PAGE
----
Some people are still concerned that hiring a seasoned professional to look at your finances and find new mortgage rates will cost a lot of money. This is a myth! Mortgage brokers provide their services at no charge, receiving a fee from the lending institution, not the client. We shop for the mortgage product that best suits your needs, at the best mortgage rates available to you on your behalf – all at no cost to you.

A mortgage broker does ONE credit check but can check MULTIPLE lenders without lowering your credit score.
One of the biggest advantages to having a mortgage broker shop around on your behalf is having them conduct one credit check and then using that information to shop around among several different lenders. If you wanted to shop around on your own, you would have to allow each institution to run a credit check and, as a result, lower your credit score. Working with a lender also means a lot less paperwork for you, too!

In short, a mortgage broker does the legwork on finding the best mortgage rate for you, at no cost and with only one credit check. Be sure to spring into action this Spring to and get a jump on your mortgage renewal process.

   

But They Said It Was Portable…

The question most often asked: ‘Is my mortgage portable?’

The answer most often given: ‘Yes.’

This answer is increasingly wrong.

In reality you qualify to move ~80% of the balance… maybe.

If you are thinking of:

  • Moving (upsizing or downsizing)
  • Locking a variable-rate mortgage into a fixed-rate product

… you would be well served to keep reading.

The above question is incomplete. To be fair, you would have no way of knowing this. The person answering it should know better than to give you a one-word answer.

The proper question: ‘Do I need to re-qualify for my current mortgage to move to a new home?’

The proper answer: ‘Yes, your mortgage is portable, but only if you re-qualify under today’s new and more stringent guidelines.’

The person answering the portability question should only be your mortgage specialist. They alone can answer the question accurately, and only with a complete and updated application, along with all supporting documents to confirm the maximum mortgage amount under current guidelines.

Too many clients learn this lesson the hard way. They sell their existing property before speaking with their Mortgage Broker, and in some cases they also enter binding purchase agreements under the mistaken assumption they can just port their mortgage.

Key Point – Do not ask if your mortgage is portable (99% of them are). Ask if you currently qualify to move your mortgage to a new property.

Key Point – The federal government has created a dynamic in which there are two different qualifying rates for mortgage approvals. And the one used yesterday to get you into a five-year fixed rate mortgage is not always the same one that is used if you want to move that same mortgage to a new home down the street, even just one day later.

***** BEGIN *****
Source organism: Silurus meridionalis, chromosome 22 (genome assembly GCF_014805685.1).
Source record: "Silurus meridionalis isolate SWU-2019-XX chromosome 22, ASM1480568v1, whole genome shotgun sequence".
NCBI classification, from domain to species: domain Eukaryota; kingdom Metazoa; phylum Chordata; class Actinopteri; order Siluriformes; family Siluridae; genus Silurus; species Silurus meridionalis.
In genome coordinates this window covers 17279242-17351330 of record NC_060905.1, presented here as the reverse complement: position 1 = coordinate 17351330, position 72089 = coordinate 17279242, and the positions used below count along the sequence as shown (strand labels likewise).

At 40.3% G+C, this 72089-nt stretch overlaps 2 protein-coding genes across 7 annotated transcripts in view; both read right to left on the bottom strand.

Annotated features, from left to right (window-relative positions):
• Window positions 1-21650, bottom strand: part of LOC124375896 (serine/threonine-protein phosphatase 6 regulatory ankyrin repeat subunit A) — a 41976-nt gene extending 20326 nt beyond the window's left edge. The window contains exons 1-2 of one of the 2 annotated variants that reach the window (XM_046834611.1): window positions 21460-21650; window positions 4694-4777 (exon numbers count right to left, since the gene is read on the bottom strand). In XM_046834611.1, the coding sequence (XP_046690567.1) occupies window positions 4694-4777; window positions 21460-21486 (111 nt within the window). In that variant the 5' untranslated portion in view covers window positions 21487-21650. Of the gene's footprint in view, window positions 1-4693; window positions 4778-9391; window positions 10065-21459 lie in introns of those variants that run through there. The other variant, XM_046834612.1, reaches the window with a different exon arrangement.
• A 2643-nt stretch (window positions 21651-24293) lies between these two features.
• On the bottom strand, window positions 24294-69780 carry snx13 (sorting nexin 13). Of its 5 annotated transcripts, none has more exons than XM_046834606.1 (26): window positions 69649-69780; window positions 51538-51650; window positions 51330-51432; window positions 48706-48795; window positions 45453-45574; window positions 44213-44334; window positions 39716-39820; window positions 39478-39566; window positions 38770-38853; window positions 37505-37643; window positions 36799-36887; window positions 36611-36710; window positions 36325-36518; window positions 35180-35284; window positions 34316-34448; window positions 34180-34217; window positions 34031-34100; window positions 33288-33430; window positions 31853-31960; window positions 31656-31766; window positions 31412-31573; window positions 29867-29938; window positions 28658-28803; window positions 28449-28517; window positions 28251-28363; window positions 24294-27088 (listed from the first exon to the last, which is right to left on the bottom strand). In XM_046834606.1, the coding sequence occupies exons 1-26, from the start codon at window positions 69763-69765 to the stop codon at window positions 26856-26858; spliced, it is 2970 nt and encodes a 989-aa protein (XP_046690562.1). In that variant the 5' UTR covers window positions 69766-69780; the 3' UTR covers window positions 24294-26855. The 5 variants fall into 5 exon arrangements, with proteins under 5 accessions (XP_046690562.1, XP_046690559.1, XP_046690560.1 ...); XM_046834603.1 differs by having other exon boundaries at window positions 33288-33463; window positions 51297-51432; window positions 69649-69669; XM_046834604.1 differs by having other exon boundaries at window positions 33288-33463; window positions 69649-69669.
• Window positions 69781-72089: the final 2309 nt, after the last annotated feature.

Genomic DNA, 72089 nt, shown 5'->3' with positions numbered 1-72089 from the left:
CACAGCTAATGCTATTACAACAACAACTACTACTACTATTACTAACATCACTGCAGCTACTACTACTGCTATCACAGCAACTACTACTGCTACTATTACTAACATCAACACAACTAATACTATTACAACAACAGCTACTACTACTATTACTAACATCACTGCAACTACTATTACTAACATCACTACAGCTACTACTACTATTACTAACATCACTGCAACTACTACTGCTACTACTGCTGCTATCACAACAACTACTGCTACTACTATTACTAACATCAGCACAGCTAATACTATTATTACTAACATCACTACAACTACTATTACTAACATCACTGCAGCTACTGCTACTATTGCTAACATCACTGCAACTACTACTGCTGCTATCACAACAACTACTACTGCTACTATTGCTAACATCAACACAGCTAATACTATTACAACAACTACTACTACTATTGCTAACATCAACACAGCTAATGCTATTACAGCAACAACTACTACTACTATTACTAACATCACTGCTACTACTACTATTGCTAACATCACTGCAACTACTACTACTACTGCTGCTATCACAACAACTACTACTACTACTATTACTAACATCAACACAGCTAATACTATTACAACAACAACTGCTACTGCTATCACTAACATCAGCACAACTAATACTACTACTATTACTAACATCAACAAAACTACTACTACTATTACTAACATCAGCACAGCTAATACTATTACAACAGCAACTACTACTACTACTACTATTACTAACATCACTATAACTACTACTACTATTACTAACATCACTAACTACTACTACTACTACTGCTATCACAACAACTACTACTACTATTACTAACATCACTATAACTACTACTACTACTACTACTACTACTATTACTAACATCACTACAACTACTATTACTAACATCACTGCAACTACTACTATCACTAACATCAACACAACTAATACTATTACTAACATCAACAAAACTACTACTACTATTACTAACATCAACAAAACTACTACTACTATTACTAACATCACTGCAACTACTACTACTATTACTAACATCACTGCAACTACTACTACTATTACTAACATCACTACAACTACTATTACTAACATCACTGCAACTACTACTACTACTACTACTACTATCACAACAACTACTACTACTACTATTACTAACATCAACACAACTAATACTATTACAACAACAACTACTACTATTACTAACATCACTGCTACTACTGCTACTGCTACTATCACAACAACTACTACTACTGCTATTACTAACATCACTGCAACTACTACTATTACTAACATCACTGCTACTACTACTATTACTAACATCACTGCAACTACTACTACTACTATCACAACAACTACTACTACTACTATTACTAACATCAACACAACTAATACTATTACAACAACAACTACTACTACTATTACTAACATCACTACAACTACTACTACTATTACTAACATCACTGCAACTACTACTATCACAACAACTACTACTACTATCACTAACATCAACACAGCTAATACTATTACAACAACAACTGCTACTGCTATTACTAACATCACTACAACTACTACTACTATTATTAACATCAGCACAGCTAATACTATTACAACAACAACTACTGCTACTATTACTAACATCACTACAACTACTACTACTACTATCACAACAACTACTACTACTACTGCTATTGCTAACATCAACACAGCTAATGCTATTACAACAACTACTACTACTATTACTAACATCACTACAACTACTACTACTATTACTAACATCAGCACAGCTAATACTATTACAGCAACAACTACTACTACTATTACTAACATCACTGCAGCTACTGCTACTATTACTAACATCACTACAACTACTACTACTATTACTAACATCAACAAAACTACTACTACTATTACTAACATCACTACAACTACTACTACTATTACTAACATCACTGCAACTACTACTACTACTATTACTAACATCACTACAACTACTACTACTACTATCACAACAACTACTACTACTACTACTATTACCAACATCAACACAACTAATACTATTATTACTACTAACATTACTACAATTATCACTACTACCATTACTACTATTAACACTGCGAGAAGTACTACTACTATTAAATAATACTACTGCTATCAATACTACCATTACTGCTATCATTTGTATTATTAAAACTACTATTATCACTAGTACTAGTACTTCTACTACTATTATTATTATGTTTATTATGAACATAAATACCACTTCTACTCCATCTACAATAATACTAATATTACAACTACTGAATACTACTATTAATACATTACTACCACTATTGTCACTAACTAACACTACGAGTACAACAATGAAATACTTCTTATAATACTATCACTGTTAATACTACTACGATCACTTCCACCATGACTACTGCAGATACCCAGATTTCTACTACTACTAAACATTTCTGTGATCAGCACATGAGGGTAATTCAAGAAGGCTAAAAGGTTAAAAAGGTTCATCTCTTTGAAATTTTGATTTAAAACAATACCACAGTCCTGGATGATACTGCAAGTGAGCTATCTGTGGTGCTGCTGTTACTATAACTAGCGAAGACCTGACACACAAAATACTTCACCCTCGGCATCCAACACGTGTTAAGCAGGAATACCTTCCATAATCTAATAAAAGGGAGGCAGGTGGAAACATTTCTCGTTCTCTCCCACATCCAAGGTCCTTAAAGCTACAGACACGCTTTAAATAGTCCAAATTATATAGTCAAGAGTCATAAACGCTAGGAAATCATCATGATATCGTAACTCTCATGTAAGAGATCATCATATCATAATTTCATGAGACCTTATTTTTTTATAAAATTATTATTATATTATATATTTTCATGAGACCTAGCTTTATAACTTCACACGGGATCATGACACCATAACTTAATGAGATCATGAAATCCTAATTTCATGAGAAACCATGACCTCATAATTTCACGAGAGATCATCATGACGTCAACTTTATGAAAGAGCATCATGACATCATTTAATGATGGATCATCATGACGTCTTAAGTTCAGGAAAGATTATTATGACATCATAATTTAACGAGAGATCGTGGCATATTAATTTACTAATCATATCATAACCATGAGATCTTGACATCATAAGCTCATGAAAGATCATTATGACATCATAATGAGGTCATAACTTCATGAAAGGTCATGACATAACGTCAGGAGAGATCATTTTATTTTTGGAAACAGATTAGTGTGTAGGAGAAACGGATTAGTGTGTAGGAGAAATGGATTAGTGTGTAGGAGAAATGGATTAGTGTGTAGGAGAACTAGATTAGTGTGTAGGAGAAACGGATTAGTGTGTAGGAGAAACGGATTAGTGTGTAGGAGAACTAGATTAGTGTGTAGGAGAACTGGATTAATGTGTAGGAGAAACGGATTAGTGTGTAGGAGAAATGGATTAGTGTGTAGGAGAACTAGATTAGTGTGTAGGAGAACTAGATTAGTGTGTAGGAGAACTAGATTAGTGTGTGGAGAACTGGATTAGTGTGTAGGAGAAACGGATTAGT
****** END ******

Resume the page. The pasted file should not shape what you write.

Key Point – One day into your five-year fixed mortgage, you are now subject to the stress test. In a nutshell, the stress test applies the higher qualifying rate and effectively reduces your maximum mortgage approval by ~20%.

Meaning that you may only be able to port 80% of the current balance to another property… just one day later.

So, what’s the fix?

The best fix – The government could add a simple sentence to their lending guidelines along the lines of ‘If a borrower qualified for their mortgage at the five-year contract rate at inception, then the borrower shall be allowed to re-qualify at that original rate when moving their mortgage to a new home.’

Currently this fix does not exist.

The current fix – Well it’s no big deal at all. You simply pay a penalty to break your current five-year fixed mortgage and then apply for a new five-year fixed mortgage. Said penalty amount? Typically, around 4.5% of the mortgage balance – i.e., a $14,000 penalty on a $300,000 mortgage balance.

Seems reasonable, right?

It’s entirely unreasonable. This is a horrible ‘fix’, because it is not a fix at all. If you bought with 5% down, and then a few months later were transferred to another province and had no choice but to move, this represents your entire down payment vanishing due to an oversight by the federal regulators.

If you have been personally caught in this ‘portability trap,’ it felt more like total devastation than it did ‘anecdotal’. And by all means you should make your voice heard. Share your story with via www.tellyourmp.ca